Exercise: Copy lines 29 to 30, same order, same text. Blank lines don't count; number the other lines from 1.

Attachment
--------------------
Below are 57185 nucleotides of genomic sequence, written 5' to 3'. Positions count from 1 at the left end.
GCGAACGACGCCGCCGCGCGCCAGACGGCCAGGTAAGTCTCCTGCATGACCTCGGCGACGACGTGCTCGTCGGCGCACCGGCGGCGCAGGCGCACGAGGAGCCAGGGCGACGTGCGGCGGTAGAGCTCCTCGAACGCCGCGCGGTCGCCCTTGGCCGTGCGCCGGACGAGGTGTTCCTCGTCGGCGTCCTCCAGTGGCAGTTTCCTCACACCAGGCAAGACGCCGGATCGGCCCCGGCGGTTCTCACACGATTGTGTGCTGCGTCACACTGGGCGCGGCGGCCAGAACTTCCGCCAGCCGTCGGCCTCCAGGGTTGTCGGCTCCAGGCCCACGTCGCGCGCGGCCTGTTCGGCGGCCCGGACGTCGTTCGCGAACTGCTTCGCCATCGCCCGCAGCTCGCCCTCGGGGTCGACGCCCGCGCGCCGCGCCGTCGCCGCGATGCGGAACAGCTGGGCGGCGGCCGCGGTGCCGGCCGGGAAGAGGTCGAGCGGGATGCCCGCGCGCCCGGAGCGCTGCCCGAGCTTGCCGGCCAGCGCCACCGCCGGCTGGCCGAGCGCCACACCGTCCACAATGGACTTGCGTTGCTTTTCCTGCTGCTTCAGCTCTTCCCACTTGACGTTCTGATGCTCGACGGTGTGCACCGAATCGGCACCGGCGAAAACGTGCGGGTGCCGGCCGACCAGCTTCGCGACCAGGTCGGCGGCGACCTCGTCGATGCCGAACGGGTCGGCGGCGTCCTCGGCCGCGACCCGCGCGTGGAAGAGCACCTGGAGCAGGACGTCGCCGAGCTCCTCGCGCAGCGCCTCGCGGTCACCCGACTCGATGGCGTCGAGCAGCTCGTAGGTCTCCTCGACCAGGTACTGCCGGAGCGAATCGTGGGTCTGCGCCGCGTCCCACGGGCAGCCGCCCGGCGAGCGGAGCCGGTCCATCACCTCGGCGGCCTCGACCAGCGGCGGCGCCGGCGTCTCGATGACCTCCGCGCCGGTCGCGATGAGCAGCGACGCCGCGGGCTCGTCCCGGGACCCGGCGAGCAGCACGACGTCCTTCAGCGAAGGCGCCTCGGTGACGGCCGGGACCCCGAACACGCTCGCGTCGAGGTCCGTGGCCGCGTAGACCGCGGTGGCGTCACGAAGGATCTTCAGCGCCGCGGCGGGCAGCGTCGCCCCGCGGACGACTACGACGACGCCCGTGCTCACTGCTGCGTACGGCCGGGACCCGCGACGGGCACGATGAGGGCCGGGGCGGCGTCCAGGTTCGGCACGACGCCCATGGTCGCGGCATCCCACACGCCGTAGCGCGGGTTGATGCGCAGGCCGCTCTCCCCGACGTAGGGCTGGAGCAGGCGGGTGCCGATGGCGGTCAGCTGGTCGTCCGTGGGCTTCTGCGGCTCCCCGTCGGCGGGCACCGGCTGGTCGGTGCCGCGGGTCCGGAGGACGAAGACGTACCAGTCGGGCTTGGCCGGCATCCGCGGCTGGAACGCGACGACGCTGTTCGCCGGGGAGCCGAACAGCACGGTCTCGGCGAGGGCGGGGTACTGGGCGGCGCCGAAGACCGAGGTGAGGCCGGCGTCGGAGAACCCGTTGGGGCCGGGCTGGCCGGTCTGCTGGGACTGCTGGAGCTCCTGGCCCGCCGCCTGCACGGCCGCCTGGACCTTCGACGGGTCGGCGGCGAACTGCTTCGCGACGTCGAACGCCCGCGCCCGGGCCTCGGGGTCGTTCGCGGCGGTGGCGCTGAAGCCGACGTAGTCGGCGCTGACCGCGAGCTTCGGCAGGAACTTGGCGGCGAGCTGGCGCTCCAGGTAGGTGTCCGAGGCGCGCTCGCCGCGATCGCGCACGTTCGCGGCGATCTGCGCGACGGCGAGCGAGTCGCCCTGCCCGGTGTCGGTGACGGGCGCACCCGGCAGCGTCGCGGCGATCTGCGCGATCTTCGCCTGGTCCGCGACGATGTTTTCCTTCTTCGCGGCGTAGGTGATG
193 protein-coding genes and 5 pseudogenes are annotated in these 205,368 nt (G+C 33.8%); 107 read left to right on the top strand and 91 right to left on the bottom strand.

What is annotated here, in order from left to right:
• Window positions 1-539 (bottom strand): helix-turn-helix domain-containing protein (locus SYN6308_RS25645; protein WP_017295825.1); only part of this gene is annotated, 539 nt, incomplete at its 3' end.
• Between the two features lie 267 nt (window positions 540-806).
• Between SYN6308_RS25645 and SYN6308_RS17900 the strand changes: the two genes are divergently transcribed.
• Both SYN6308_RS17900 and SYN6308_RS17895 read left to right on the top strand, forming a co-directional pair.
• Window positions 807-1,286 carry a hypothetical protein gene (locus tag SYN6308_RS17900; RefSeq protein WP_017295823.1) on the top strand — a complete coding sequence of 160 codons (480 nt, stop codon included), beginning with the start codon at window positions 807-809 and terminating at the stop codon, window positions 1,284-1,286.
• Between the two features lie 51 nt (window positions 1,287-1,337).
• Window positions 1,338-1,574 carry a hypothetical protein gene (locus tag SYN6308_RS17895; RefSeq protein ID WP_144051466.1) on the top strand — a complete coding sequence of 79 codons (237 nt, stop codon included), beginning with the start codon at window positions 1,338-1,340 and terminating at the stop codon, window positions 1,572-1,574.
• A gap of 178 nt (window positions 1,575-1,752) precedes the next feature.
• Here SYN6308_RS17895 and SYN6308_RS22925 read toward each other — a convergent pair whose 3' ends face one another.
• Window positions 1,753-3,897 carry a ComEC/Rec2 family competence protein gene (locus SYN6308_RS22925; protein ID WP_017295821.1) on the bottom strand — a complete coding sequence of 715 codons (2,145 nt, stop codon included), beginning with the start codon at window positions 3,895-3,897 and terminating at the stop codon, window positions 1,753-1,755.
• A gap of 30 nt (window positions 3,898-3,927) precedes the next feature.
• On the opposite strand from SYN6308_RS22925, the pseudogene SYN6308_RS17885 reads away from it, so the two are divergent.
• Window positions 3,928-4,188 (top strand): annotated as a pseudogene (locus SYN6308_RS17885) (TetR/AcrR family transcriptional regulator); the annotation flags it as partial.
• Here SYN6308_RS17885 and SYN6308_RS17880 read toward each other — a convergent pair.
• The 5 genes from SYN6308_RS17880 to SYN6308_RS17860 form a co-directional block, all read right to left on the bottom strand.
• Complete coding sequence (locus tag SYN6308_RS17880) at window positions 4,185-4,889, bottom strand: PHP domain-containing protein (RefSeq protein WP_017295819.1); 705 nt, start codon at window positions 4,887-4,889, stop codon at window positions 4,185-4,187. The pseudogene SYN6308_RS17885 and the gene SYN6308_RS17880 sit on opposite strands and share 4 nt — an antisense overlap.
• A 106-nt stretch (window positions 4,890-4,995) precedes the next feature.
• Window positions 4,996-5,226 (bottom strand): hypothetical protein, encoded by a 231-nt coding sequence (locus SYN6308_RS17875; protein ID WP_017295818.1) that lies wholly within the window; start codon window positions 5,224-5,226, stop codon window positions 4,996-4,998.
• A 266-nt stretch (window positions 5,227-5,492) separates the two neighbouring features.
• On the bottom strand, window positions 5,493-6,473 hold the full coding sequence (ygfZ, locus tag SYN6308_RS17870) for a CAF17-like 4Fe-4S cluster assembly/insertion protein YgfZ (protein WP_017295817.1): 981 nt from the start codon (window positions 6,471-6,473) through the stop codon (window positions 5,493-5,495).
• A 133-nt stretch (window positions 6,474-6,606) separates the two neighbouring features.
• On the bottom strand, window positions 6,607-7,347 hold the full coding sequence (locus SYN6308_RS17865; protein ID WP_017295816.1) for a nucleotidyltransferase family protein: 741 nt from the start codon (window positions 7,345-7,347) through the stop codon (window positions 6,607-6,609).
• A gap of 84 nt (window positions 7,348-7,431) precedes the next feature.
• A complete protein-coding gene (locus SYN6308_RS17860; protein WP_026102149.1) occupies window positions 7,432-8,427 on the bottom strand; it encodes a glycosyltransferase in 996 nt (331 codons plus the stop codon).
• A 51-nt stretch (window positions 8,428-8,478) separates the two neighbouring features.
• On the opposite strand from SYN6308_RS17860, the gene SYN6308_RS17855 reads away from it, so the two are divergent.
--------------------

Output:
• A 51-nt stretch (window positions 8,428-8,478) separates the two neighbouring features.
• On the opposite strand from SYN6308_RS17860, the gene SYN6308_RS17855 reads away from it, so the two are divergent.